Jack McHale - VP of IR
Joe McGrath - President and CEO
Janet Haugen - SVP and CFO
Julie Santoriello - Morgan Stanley
Jason Kupferberg - UBS
Susan Chen - Merrill Lynch
Eric Boyer - Wachovia
Unisys Corporation (UIS) Q4 2007 Earnings Call January 29, 2008 8:15 AM ET
Welcome to the Unisys fourth quarter and full year 2007 results conference call.
At this time, I would like to turn the conference over to Mr. Jack McHale, Vice President of Investors Relations at Unisys Corporation. Please go ahead, sir.
Thank you, operator. Hello, everyone, and thank you for joining us this morning. A little while ago, Unisys released its fourth quarter, and full year 2007 financial results. And with us this morning to discuss those results and our repositioning program is our CEO, Joe McGrath; and our CFO, Janet Haugen.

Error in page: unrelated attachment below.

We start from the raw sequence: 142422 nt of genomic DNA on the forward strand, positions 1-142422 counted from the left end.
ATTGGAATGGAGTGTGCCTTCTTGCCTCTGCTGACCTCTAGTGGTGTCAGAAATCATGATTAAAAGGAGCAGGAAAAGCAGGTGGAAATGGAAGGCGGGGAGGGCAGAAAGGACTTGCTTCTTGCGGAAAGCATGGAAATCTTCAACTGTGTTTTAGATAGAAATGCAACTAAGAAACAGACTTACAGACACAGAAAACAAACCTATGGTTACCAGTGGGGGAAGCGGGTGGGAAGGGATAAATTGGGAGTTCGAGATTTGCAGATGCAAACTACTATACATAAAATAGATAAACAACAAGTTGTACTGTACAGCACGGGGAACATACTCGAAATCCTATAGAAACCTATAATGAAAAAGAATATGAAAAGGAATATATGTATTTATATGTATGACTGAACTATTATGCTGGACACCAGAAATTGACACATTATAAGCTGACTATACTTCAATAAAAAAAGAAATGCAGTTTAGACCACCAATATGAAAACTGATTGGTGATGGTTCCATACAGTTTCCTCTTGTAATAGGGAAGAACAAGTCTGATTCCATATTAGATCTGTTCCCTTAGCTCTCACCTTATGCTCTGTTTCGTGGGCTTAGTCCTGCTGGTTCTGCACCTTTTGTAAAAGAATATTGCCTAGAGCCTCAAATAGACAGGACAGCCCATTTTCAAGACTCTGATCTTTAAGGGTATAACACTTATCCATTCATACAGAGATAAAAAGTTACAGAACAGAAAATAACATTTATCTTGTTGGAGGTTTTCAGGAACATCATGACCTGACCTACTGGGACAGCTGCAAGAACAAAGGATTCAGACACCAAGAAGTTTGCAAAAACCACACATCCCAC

Before we begin, I want to cover just a few housekeeping details. First, today's conference call is being webcast by the Unisys Investor website. This webcast is being recorded, and will be available as a replay on our website shortly after the conclusion of the live event.
Second, on our Investor website, you can find the earnings release, as well as the presentation slides that we'll be using this morning to guide the discussion. These materials are available for viewing as well as downloading and printing.
Third, today's presentation, which is complimentary to the earnings press release, includes some non-GAAP financial measures. Certain financial comparisons made in this call will be without the impact of retirement expense and cost reduction charges. In the presentation, we have provided a reconciliation of our reported results on a US GAAP basis compared with our results, excluding the impact of cost reduction charges and retirement expense.
Finally, I'd like to remind you that all forward-looking statements made in this conference call are subject to various risks and uncertainties that could cause actual results to differ materially from expectations. These factors are discussed more fully in the earnings release, and in the company's periodic reports as filed with the SEC. Copies of these SEC reports are available from the SEC and also from the Unisys Investor website.